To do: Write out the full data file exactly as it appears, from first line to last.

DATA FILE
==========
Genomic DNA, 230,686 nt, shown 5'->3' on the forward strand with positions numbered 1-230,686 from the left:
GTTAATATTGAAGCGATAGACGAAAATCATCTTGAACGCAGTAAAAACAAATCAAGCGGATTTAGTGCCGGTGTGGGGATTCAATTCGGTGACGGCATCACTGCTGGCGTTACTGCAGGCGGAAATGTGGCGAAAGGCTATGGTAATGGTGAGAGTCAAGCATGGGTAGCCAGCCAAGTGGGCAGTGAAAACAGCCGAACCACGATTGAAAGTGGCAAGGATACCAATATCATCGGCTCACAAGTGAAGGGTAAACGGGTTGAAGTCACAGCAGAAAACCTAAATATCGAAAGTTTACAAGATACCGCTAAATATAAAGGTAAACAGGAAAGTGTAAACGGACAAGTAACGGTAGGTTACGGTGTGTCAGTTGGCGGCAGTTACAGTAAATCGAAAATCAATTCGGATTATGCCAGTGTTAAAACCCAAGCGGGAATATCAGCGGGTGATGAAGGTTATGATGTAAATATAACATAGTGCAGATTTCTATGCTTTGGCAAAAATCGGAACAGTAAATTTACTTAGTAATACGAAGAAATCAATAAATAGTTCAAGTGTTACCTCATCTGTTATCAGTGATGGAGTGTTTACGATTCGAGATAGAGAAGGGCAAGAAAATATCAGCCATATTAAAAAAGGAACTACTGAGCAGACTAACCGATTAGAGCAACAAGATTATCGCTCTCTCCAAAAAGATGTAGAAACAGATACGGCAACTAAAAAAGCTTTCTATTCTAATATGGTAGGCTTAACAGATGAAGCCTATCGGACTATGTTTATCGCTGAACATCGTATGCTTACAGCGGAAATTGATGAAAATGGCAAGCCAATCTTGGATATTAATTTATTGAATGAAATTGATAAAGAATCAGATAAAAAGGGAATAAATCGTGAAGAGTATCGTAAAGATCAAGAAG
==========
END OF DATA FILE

Genomic DNA, 230,686 nt, shown 5'->3' on the forward strand with positions numbered 1-230,686 from the left:
GTTAATATTGAAGCGATAGACGAAAATCATCTTGAACGCAGTAAAAACAAATCAAGCGGATTTAGTGCCGGTGTGGGGATTCAATTCGGTGACGGCATCACTGCTGGCGTTACTGCAGGCGGAAATGTGGCGAAAGGCTATGGTAATGGTGAGAGTCAAGCATGGGTAGCCAGCCAAGTGGGCAGTGAAAACAGCCGAACCACGATTGAAAGTGGCAAGGATACCAATATCATCGGCTCACAAGTGAAGGGTAAACGGGTTGAAGTCACAGCAGAAAACCTAAATATCGAAAGTTTACAAGATACCGCTAAATATAAAGGTAAACAGGAAAGTGTAAACGGACAAGTAACGGTAGGTTACGGTGTGTCAGTTGGCGGCAGTTACAGTAAATCGAAAATCAATTCGGATTATGCCAGTGTTAAAACCCAAGCGGGAATATCAGCGGGTGATGAAGGTTATGATGTAAATATAACATAGTGCAGATTTCTATGCTTTGGCAAAAATCGGAACAGTAAATTTACTTAGTAATACGAAGAAATCAATAAATAGTTCAAGTGTTACCTCATCTGTTATCAGTGATGGAGTGTTTACGATTCGAGATAGAGAAGGGCAAGAAAATATCAGCCATATTAAAAAAGGAACTACTGAGCAGACTAACCGATTAGAGCAACAAGATTATCGCTCTCTCCAAAAAGATGTAGAAACAGATACGGCAACTAAAAAAGCTTTCTATTCTAATATGGTAGGCTTAACAGATGAAGCCTATCGGACTATGTTTATCGCTGAACATCGTATGCTTACAGCGGAAATTGATGAAAATGGCAAGCCAATCTTGGATATTAATTTATTGAATGAAATTGATAAAGAATCAGATAAAAAGGGAATAAATCGTGAAGAGTATCGTAAAGATCAAGAAG